You are Named as Executor: What Next?
If you are named as executor in a New Jersey Will, what can you expect when the time comes to carry out your duties?
You were chosen to administer a Will because the deceased trusted you would handle details, carry through with asset distribution and close their estate as they wished. As the executor of an estate in New Jersey, you have a fiduciary duty to the estate, to the beneficiaries and to the deceased who gave you the authority to execute their final wishes.
Estate administration can be difficult, time consuming and involve legal questions. Consulting with an estate attorney at the outset of probating a Will provides a good view of your tasks and timeline ahead.
While the tasks associated with the closure of any estate vary with the estate plan, you can expect to perform duties that include:
- Gather documents to file a probate action in Surrogate Court. Documents include the Will, birth and death certificates.
- Identify and collect assets of the estate.
- Open an estate checking account for use in settling the estate. Transfer monies of the estate into the account.
- Notify all parties with a potential interest in the estate. This includes heirs, next-of-kin and others. All persons and entities must be notified of the probate within 60 days.
- Apply for insurance proceeds or other benefits due.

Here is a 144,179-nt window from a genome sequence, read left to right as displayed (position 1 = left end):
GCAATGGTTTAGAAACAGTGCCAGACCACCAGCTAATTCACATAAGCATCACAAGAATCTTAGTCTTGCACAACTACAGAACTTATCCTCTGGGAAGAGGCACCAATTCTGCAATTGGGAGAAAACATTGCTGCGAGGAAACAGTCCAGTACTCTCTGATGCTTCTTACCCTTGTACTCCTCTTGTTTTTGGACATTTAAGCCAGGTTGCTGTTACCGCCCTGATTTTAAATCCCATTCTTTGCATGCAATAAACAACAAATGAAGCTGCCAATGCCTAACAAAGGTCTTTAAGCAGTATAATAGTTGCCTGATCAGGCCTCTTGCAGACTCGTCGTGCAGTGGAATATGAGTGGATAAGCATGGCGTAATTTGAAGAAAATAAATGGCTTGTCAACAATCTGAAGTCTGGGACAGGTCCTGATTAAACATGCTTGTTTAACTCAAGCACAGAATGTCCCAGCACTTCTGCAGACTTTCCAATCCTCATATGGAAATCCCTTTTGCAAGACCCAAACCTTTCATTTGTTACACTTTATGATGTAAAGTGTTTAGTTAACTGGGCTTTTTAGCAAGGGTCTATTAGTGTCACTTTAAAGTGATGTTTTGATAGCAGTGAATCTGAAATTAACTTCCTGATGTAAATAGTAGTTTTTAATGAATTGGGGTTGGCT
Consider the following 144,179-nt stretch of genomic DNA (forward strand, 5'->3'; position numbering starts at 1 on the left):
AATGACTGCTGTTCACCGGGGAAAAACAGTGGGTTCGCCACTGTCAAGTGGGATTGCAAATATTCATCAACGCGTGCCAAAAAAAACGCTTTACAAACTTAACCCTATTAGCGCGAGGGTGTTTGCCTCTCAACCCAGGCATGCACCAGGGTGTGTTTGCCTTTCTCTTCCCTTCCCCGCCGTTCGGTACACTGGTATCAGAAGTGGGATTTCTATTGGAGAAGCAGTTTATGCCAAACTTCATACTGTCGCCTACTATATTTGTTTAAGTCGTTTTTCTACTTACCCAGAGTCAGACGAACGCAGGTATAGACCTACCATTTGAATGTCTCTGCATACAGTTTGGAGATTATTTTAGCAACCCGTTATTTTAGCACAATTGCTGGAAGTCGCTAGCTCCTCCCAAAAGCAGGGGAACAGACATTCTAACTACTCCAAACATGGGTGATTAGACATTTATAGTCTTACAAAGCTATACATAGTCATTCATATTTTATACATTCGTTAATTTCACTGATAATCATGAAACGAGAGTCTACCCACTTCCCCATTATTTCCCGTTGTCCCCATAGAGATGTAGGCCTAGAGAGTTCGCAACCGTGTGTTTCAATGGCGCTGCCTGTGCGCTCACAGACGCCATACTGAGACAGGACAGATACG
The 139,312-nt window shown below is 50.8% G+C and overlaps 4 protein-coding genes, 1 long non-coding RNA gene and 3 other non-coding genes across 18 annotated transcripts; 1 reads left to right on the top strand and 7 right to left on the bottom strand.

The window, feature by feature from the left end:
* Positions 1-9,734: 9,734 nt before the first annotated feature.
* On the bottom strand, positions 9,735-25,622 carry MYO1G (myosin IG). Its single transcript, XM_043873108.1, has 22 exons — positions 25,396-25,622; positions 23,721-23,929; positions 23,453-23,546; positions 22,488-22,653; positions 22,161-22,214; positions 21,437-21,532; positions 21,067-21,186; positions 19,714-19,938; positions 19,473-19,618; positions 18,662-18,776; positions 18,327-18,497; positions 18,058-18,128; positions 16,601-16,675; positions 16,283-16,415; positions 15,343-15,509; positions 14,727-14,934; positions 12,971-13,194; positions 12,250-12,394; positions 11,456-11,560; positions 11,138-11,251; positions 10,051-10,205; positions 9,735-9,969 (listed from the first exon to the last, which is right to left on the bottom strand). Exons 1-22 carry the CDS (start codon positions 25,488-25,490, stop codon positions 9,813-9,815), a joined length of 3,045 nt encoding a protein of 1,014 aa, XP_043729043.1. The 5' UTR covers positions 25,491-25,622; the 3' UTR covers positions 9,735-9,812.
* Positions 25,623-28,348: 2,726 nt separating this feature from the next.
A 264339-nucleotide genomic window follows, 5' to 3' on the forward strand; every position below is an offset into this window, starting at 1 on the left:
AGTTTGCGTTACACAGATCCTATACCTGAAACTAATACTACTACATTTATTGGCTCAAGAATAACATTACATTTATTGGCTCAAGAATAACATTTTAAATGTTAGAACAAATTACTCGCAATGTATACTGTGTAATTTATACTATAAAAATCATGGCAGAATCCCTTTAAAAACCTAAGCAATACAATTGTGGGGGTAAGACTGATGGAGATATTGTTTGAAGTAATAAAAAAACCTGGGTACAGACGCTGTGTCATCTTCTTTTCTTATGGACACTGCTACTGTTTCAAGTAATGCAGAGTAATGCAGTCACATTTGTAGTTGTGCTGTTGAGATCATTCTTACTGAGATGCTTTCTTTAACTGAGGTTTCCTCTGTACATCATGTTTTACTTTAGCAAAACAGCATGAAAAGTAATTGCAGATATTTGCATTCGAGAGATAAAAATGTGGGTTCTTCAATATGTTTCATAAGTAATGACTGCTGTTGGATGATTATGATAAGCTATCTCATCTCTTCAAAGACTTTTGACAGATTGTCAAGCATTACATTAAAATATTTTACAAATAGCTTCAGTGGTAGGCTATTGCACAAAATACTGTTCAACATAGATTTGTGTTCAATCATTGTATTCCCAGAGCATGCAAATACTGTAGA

- Discover debt and other claims against the estate. Publish a notice for claims against the estate. Review and settle appropriate claims, bills and debt. Legally challenge inappropriate claims against the estate as needed.
- Compute and pay all appropriate taxes of the estate.
- Determine beneficiaries. Take appropriate action, as by selling assets, to ensure monetary bequests are made as directed.
- Distribute all assets as directed.
- Prepare an accounting of the settlement of the estate.
Estate administration can require use of an accountant or other specialists. Debts of the estate, including a search for child support judgments, must be handled prior to distribution of assets or bequests to beneficiaries.
For complex, contested or high asset estates, retaining an attorney to assist with administering the estate provides the valuable counsel and legal protection you need should the accounting of the estate be challenged.
When you have questions or need support with estate administration in Hunterdon County and Union County, New Jersey, seek experienced legal guidance.